“The ‘A’ mod­els were very much stan­dard Cessna 195 mod­els, with a left-side emer­gency es­cape door added, sin­gle-side ex­tended bag­gage com­part­ment,

The mil­i­tary came up with an in­creas­ing list of mod­i­fi­ca­tions to make sure the air­plane, no mat­ter where it was po­si­tioned or what task it was given, was equipped to ac­com­plish it.

float at­tach kit, ex­te­rior steps and grab han­dles for wing top ac­cess, spec­i­fied ra­dio gear, jet­ti­son­able main cabin door, aux­il­iary ver­ti­cal sea­plane fins, and air­craft lift rings.

“The ‘B’ model was the same ex­cept for the ad­di­tion of a heater cover over the top of the heater in the cabin, Goodyear cross­wind gear, and ra­dio equip­ment.

“The LC-126C mod­els were the most mod­i­fied of all, with all the pre­vi­ously men­tioned items plus ac­com­mo­da­tions for sin­gle- or dual-stretcher in­stal­la­tions and an ex­tended cabin/bag­gage area with a large cargo door. It had a dual-light tail cone (white and yel­low), para­chute-pack seats, and snap-on cush­ioned up­hol­stery with snap-over seat cov­ers. Along with that came the lift rings, zinc chro­mate primer in­side and out, and the sea­plane (es­cape) door on the left side of the fuse­lage.

“The air­craft worked well on floats but was not a strong per­former when get­ting ‘un­stuck’ from the wa­ter. There is not enough aileron to ‘walk’ it out, so most com­monly, it’s abruptly ro­tated at 50 to 60mph, then ac­cel­er­ated in ground ef­fect be­fore climb­ing out. The air­plane is also re­puted to have an ex­tremely high ro­ta­tion rate in a spin with floats—some­thing I don’t plan on try­ing.”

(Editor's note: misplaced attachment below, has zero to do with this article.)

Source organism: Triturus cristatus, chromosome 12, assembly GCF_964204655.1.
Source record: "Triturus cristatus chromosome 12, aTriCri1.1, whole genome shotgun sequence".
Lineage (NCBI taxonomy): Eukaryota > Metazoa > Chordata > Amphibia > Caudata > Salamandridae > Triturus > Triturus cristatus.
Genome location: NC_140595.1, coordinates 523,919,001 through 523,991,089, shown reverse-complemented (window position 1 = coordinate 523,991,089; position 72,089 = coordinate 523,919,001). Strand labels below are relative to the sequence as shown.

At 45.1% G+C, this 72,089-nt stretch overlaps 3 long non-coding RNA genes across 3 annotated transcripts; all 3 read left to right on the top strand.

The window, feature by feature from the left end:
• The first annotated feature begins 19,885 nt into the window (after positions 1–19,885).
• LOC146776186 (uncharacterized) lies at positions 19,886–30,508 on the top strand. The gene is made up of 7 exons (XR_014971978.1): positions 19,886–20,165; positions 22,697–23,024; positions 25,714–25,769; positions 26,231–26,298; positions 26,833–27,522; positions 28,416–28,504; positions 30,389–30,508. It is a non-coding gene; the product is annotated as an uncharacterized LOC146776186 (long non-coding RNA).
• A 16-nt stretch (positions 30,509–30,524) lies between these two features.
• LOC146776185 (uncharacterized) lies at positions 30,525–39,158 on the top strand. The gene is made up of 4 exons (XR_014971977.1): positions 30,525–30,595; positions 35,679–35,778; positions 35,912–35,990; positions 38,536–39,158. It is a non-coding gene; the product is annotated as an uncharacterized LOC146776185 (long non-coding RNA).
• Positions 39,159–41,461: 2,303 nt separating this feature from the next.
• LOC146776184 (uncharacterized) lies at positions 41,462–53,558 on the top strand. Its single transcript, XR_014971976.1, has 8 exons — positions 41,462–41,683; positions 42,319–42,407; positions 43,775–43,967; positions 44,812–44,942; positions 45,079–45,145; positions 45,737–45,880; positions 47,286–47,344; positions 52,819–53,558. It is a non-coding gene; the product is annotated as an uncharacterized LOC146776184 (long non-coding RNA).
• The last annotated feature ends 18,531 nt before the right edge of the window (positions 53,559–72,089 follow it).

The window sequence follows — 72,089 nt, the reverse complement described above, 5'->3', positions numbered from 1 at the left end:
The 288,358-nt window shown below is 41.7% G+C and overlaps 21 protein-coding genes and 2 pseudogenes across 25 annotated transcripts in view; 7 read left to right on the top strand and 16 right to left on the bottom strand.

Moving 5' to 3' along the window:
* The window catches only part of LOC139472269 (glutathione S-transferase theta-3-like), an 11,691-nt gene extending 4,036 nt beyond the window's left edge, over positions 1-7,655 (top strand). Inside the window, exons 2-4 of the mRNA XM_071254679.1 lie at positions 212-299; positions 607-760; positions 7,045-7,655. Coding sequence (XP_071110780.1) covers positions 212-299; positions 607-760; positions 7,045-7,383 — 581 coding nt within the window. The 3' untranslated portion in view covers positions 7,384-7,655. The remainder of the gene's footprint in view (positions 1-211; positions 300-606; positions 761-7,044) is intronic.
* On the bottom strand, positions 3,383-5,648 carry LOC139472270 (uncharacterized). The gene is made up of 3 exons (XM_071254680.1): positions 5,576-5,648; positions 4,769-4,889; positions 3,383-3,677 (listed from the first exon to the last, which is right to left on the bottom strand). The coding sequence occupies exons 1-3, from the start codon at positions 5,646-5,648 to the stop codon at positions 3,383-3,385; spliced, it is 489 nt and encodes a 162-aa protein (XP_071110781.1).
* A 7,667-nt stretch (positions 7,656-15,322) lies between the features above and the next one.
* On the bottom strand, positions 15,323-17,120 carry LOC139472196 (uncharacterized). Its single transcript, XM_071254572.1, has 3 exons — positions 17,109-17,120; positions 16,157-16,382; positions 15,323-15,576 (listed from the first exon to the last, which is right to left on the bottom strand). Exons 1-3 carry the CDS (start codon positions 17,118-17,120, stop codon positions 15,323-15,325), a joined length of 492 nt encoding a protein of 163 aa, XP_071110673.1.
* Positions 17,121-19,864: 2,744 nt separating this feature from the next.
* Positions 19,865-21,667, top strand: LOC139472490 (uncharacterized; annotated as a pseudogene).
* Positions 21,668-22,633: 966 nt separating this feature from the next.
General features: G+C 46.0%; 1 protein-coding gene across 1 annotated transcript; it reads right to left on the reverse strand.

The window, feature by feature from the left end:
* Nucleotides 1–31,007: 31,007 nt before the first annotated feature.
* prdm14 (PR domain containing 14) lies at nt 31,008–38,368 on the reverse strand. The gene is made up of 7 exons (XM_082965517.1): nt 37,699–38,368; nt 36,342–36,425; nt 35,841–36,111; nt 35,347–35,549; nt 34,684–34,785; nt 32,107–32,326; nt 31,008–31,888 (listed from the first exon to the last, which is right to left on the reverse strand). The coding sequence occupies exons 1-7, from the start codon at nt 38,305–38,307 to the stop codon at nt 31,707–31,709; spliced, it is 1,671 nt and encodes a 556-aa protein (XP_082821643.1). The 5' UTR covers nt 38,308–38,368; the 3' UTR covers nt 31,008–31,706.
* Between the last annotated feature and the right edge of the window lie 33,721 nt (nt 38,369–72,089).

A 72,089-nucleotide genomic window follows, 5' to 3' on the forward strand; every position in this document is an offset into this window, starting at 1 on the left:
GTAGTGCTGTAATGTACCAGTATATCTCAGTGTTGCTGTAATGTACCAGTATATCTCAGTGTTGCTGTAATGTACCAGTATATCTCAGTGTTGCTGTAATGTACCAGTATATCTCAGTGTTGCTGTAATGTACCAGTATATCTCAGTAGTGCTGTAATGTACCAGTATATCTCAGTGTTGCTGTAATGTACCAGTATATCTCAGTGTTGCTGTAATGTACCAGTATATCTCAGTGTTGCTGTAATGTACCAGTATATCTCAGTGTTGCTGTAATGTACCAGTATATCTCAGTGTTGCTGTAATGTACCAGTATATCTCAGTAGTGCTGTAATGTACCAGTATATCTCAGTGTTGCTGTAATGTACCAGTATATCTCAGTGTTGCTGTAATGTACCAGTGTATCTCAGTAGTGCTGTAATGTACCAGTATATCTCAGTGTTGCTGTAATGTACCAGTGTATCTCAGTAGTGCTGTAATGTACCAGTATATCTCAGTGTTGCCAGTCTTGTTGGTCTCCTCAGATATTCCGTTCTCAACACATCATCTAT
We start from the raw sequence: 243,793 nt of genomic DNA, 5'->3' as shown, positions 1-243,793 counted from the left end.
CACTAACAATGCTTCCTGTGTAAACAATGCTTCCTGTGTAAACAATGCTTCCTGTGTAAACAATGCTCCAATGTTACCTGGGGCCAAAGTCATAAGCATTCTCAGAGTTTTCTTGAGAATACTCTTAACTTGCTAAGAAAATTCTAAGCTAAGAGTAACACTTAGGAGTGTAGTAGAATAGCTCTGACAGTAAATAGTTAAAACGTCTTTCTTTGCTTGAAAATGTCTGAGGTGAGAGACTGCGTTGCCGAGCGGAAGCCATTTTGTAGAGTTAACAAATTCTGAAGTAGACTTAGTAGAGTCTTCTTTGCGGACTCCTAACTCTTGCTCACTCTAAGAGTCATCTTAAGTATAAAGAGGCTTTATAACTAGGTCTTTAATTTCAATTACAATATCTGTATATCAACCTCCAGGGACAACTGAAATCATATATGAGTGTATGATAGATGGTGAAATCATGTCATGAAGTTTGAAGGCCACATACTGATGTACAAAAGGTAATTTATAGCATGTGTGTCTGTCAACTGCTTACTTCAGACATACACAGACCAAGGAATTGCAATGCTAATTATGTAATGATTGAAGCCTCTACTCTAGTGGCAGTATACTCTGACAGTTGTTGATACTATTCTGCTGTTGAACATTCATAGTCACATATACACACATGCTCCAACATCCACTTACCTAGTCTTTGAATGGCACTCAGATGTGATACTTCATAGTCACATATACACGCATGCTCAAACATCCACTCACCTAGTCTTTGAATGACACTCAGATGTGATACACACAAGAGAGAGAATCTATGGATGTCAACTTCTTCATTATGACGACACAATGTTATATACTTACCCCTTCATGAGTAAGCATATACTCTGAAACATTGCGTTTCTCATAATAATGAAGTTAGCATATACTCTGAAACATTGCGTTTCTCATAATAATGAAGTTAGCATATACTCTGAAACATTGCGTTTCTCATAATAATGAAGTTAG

Some of the most ex­cit­ing non­com­bat mil­i­tary avi­a­tion sto­ries come out of the USAF 10th Air Res­cue Group based in Alaska, which flew the LC-126 through the 1950s and into the ’60s. There, the enemy was the weather, the dis­tances, and the to­pog­ra­phy. Con­sid­er­ing the chal­lenges, it’s a mir­a­cle any LC-126 has sur­vived.

Far left: Only the C model LC-126 had dual lights.Left: The fixed fins were at­tached to give ad­di­tional ver­ti­cal fin area to make up for the for­ward area of floats (when at­tached).

Left and above: The read­ily iden­ti­fi­able Air Res­cue mark­ings are in­tended to make the air­plane highly vis­i­ble in any en­vi­ron­ment.

The left-side door was avail­able from the fac­tory only on 195s equipped for floats, where it was use­ful for dock­ing. On the LC-126, it was also an emer­gen­cyegress hatch.

Top: The lines of the 195/LC-126 are Art Deco de­sign at its best. This air­craft was re­stored by Bar­ron Avi­a­tion, the na­tion’s 195 ex­perts. Left: All LC-126s had a right-side cargo hatch, but the LC-126C’s was larger and could ac­com­mo­date two lit­ter cases with the back seat re­moved. Above: The air­craft seated three in the back seat and two up front.